O Sweet Mr Math

wherein is detailed Matt's experiences as he tries to figure out what to do with his life. Right now, that means lots of thinking about math.

Sunday, March 11, 2012

10:06 PM

In the comments on my post showing that ordered pairs of natural numbers are countable, someone asked if that means that k-dimensional spaces of natural numbers are countable. I responded that you could prove that they are using induction, but that I wasn't going to spend time on that. I've been thinking about it some more, and concluded that infinite sets are fun, and induction is fun, so showing that k-spaces of natural numbers are countable will be fun, so I'm going to go ahead and do it.

First of all, let's clarify the question. A natural 1-space is a set of equally spaced points on a straight line. There is a first point in the line, and then the line extends indefinitely in one direction away from that point. We can number the points, starting with the first point as number 1, and numbering each successive point with the next natural number. There's a subtle distinction here, in that the points in the natural 1-space are not actually the natural numbers, but there's a direct correspondence between the points and the natural numbers. Because of this correspondence, it is clear that the set of points in the natural 1-space is countable.

A natural 2-space is a grid of equally spaced points. There is a bottom edge and a left edge to the grid, but the grid extends indefinitely to the right and up. Every point can be written as an ordered pair of natural numbers of the form (x,y), where the point (1,1) is the bottom left corner of the grid, points of the form (x,1) all lie on the bottom edge of the grid, points of the form (1,y) lie on the left edge of the grid, and any pair (x,y) corresponds to exactly one point in the grid and every point in the grid corresponds to exactly one pair of natural numbers. Again, there is an obvious relationship between these ordered pairs and complex numbers of the form x+iy, where both x and y are natural numbers, but the set of points in the natural 2-space is a distinct concept from the set of complex numbers with natural real and imaginary parts. In particular, multiplication is defined on the complex numbers, but is not defined on the points in the 2-space. The earlier post showed that the set of ordered pairs of natural numbers is also a countable set.

A natural 3-space is a cube of equally spaced points. There is one corner, at the point (1,1,1) and the cube extends in three directions from there. I could write the points in the form (x,y,z), but instead I will write them using subscripts, as (n1,n2,n3). Then we can say that the set of all points of the form (n1,n2,n3), where n1, n2, and n3 are all natural numbers, defines a natural 3-space. (I've switched to n, rather than x, as a reminder that we're only looking at natural numbers, rather than all real numbers or some other set.) Is the set of all points in the natural 3-space countable? That's a good question.

A natural 4-space is hard to visualize, but I can still write the points in the form (n1,n2,n3,n4). I'm not sure what it looks like, but I can work with the points mathematically, and that's good enough for me. Also, the reason for using subscripts should be clear. As the number of dimensions increases, using subscripts becomes easier to work with than using separate letters. Again, we haven't yet shown whether the set of points in the natural 4-space is countable.

We can extend the definition in general to any natural k-space, where k is any natural number. Given a point in a natural k-space, we can write that point as a k-tuple of the form (n1,n2,…,ni,…,nk), where the set of values for i is the set of natural numbers ≤ k and there is one coordinate ni for each value of i. And the big question of the day is, are natural k-spaces countable, for any natural number k?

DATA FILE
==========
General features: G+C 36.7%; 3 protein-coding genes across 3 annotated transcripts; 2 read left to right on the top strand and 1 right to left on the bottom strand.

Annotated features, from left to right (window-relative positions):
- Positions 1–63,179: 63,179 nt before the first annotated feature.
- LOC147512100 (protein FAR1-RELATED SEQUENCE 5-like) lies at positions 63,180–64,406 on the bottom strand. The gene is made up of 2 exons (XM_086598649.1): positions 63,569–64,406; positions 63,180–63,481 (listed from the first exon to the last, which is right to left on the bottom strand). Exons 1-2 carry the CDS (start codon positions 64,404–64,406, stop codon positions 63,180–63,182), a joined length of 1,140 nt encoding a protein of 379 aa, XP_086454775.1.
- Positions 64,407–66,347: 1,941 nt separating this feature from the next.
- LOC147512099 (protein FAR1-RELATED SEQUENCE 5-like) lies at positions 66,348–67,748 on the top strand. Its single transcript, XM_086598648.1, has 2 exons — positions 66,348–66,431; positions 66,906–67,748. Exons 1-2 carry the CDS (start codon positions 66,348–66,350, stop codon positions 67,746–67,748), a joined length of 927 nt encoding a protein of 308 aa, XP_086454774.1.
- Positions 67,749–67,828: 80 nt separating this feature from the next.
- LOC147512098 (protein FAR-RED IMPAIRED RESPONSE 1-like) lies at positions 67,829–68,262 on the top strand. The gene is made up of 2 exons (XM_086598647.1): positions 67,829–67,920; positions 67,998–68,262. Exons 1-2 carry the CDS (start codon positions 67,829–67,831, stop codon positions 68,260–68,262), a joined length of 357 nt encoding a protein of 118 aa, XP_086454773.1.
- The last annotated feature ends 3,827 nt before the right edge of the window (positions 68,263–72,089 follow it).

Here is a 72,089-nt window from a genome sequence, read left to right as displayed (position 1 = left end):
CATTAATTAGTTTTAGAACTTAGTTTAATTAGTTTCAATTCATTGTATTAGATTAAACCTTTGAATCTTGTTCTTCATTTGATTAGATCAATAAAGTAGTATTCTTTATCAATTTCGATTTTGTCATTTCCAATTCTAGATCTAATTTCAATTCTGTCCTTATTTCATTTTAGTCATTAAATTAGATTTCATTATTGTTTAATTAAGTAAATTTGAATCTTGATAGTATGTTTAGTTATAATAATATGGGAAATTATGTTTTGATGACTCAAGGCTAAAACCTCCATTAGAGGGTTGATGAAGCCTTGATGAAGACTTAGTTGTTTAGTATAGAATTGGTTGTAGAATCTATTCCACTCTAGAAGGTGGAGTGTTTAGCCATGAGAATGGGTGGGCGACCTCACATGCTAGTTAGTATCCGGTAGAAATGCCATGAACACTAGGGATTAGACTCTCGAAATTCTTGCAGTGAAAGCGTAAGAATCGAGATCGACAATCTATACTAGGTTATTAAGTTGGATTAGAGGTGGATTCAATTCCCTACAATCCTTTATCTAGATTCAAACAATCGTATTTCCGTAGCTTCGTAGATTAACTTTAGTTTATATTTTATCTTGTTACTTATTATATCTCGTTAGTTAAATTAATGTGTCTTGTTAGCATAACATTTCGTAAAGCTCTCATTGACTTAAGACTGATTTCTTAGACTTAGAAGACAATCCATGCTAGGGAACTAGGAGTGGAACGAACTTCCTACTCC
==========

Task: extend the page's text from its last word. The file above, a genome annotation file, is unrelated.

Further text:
To answer this, we need to use mathematical induction. If you don't understand how induction works, it can look like voodoo. In particular, it can look like the basis of the proof is assuming what you want to prove. If that was in fact how induction works, it wouldn't be a good method of proof, but that's not what's going on. I'll take a shot at explaining it.

Induction proofs are useful when you want to show that some statement is true for all natural numbers. In our case, we want to show that the natural k-space is countable for any natural number k. In some cases, it might be easy to prove that it's true for any particular natural number, say k=100, so if all you really cared about at this moment was that particular number, you could prove it and just move on. But most of the time you would be able to prove it true for a handful of natural numbers, but you really want to know that it is true ahead of time for any natural number you might pick. You obviously can't prove it individually for every natural number, and this is where induction comes in.

Induction proofs work in two steps. The first step is to show that if the statement is true for some particular natural number n, it must be true for the natural number n+1. This is where it can look like we are assuming what we are trying to prove. However, we are not asserting that it is true for n. We are just claiming that if it is true for n, it must be true for n+1. In concrete terms, let's say that we want to know if natural 100-spaces are countable. The first step is to say that if natural 99-spaces are countable, then natural 100-spaces are countable. We haven't proved that natural 99-spaces are countable yet, so the next step is to say that if natural 98-spaces are countable, then natural 99-spaces are countable. And so on.

The second step is to show that the statement is true for n=1. This step is usually presented first in induction proofs, but I personally find that it logically comes second. First we build a chain of conditional reasoning (if it's true for n, then it must be true for n+1), then we backstop it with the proof that it is true for n=1. At that point, the whole conditional chain becomes true. There are some statements where you could construct the inductive step, that if it is true for n, it must be true for n+1, but where it is demonstrably false for n=1. At that point, your chain of conditional reasoning falls apart. None of the "if" statements hold, and you haven't proved anything.